Wife: Jailed Venezuelan opposition leader says 'we can't stop'

Why Venezuelans are protesting
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Why Venezuelans are protesting 01:54

Story highlights

  • Leopoldo Lopez has been in prison since 2014
  • Women's marches and vandalism reported in Venezuela

(CNN)Imprisoned Venezuelan opposition leader Leopoldo Lopez called on demonstrators to keep alive the mass protests against President Nicolas Maduro's government, his wife told reporters.

"We can't stop until we achieve our freedom. I'm on the streets with you, in mind and spirit," he said, according to tweets from his wife Lilian Tintori.
    Tintori relayed her husband's words after she visited him on Sunday at a prison outside Caracas.
    Lopez, a speaker and leader of the opposition, has been detained since 2014 after he was accused of terrorism and inciting deadly anti-government protests.
    His family's visit comes days after the government released a video on state television in an effort to dispel rumors about his health condition.
    The family had been denied access to the prison for about 35 days.
    His wife said Lopez was not aware of the political turmoil and mass protests happening across Venezuela in recent weeks until she filled him in about the unrest during her visit.
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    Venezuela publishes Leopoldo Lopez video

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    "He is good... He is fit and well. ... He is isolated. He resists. It is hard but he resists," Tintori said outside the prison.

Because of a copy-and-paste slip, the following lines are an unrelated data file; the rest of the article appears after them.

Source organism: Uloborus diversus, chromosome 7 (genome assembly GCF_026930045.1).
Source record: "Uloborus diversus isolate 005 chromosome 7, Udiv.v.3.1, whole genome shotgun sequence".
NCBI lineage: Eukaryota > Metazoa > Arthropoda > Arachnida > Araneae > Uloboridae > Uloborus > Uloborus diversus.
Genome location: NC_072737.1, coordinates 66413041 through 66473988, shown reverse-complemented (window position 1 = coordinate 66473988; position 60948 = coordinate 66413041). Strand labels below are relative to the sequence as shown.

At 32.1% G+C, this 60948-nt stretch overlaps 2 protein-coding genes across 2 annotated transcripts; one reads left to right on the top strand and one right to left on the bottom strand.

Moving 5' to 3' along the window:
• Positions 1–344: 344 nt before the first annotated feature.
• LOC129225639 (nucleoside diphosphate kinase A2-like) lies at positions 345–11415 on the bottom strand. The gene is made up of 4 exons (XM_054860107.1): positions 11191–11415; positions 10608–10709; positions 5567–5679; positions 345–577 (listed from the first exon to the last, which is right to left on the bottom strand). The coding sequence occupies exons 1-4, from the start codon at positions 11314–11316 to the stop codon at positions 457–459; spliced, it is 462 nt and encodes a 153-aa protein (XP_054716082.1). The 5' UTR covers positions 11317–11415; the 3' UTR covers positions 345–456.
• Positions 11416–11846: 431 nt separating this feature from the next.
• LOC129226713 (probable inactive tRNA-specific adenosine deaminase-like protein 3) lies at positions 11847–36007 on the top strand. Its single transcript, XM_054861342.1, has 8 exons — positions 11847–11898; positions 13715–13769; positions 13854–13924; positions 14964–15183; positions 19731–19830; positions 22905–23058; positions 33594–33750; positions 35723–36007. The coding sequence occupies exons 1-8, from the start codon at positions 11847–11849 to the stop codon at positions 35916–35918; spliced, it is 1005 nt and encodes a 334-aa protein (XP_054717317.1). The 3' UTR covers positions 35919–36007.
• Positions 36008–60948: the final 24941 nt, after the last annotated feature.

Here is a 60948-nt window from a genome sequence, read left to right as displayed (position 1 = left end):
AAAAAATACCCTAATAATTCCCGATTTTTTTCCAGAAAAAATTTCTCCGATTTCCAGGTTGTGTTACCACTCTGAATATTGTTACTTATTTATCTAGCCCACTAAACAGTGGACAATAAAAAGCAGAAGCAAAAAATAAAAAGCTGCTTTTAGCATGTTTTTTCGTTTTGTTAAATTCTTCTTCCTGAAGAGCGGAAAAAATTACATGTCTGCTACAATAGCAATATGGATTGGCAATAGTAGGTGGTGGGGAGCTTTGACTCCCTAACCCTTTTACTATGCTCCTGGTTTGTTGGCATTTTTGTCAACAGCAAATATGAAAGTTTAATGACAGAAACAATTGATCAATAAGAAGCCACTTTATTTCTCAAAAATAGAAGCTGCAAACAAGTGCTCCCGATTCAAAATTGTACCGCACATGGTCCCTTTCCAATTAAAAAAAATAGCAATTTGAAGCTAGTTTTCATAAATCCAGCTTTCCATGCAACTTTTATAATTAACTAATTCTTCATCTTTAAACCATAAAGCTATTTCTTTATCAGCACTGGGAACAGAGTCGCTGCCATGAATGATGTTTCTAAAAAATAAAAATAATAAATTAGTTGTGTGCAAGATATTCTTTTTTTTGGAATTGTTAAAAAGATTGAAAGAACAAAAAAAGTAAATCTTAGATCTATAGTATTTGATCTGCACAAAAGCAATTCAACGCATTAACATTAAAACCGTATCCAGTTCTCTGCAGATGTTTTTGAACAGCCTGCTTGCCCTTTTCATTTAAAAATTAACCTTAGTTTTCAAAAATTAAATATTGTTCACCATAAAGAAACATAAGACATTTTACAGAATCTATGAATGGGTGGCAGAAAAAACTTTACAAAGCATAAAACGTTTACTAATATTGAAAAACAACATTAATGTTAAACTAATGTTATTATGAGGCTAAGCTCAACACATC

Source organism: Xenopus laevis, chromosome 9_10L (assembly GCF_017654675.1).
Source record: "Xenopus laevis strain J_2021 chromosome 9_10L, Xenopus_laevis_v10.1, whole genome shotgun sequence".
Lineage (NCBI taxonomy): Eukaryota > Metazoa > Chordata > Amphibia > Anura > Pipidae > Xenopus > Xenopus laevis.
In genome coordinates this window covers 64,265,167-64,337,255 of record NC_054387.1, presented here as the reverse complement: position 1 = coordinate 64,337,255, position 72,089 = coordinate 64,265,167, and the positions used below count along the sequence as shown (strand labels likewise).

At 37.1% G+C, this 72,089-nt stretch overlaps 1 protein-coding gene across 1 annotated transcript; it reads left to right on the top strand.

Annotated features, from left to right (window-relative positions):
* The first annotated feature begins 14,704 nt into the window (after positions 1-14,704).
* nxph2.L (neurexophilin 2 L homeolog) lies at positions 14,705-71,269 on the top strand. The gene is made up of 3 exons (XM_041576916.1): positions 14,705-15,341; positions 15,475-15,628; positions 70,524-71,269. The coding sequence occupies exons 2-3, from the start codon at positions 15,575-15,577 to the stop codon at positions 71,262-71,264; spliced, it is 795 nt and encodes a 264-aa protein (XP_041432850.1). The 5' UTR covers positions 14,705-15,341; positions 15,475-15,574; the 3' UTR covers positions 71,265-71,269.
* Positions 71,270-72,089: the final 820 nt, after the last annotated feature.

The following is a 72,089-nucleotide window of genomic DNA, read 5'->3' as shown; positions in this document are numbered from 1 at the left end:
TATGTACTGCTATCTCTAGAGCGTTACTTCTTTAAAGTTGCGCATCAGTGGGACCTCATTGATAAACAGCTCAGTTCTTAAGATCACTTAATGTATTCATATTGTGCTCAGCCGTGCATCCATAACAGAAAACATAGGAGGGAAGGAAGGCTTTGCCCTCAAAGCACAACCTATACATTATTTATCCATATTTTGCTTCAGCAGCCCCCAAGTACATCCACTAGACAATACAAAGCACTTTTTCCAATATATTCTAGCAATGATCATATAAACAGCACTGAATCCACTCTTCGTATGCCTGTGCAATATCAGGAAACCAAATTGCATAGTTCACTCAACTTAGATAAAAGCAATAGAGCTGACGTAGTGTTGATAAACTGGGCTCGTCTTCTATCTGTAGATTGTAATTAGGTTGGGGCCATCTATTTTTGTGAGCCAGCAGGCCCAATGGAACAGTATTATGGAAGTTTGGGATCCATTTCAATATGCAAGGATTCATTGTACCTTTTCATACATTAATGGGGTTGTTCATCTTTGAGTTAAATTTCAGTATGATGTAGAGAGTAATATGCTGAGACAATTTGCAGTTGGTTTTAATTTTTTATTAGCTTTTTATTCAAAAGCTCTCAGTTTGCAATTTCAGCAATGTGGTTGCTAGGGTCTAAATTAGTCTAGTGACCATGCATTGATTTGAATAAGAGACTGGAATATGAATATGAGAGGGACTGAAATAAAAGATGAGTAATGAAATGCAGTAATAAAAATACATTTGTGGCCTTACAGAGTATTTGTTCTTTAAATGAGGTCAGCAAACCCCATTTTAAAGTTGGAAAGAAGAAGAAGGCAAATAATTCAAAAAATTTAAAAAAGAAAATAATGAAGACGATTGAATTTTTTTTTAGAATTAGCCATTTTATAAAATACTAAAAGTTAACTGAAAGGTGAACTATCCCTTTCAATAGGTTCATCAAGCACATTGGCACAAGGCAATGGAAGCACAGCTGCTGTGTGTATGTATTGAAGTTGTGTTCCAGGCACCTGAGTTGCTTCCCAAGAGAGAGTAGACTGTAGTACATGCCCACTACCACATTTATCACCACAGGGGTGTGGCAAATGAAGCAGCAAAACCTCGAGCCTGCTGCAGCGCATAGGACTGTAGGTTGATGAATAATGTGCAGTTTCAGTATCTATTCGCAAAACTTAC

Since April, opposition leaders have faced off with Maduro and his supporters, accusing him of imposing a dictatorship.
    Anti-government protesters want Maduro to step down and want new elections to be held. The government has repeatedly blocked any attempts to oust Maduro from power by a referendum vote. It has also delayed local and state elections.
    "This isn't (just) a dictatorship -- this is a repressive dictatorship," Lopez said, according to his wife.

    Statues vandalized, women urge peace

    Anti-government protesters across the country have taken to beheading or defacing sculptures and monuments dedicated to late Venezuelan leader Hugo Chavez.
    On Friday, a group tore down a statue in Villa del Rosario, a town in the western state of Zulia, near the border with Colombia.
    A group of people are seen on video destroying the statue depicting Chavez wearing a sash. They carried the statue and threw it to the floor several times until it broke into pieces.
    The governor of Zulia, Francisco Arias Cardenas, condemned the destruction as an act of vandalism.
    "Two hundred ninety-five years of history have been lost to ashes because opponents want to turn the country into ashes. They do not mind destroying it," Cardenas said at an event in the town square where statue was located.
    "Those who trampled on the statue of Commander Chavez do not see that their parents receive the pension and are benefited by social missions," he said.
    About 18 people accused of destroying the statue were arrested, local media reported.
    Women's March to protest Venezuelan president
    Women's March to protest Venezuelan president

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    On Saturday, thousands of women took the streets of Caracas.
    Women in white marched to mourn the victims of violent acts and to call for peace.
    "We want to get to the Justice and Peace Ministry, to tell them we don't want any more repression, clashes, we don't want any more blood, any more injured. Stop shooting! Stop shooting!" Tintori told CNN en Español on Saturday.
    While they walked offering white roses to security forces blocking their way, red-shirted women marched in a pro-government rally waving banners in support of Maduro.
    The women's marches in Caracas were among several ongoing events planned across the country calling for peace.
    Venezuela's death toll rose to 36 on Friday when a 20-year-old man died after being injured in Thursday's protests, the country's attorney general's office said in a statement.
    Some deaths have been linked to both opposition and pro-government protests while others happened during acts of vandalism unrelated to the political unrest.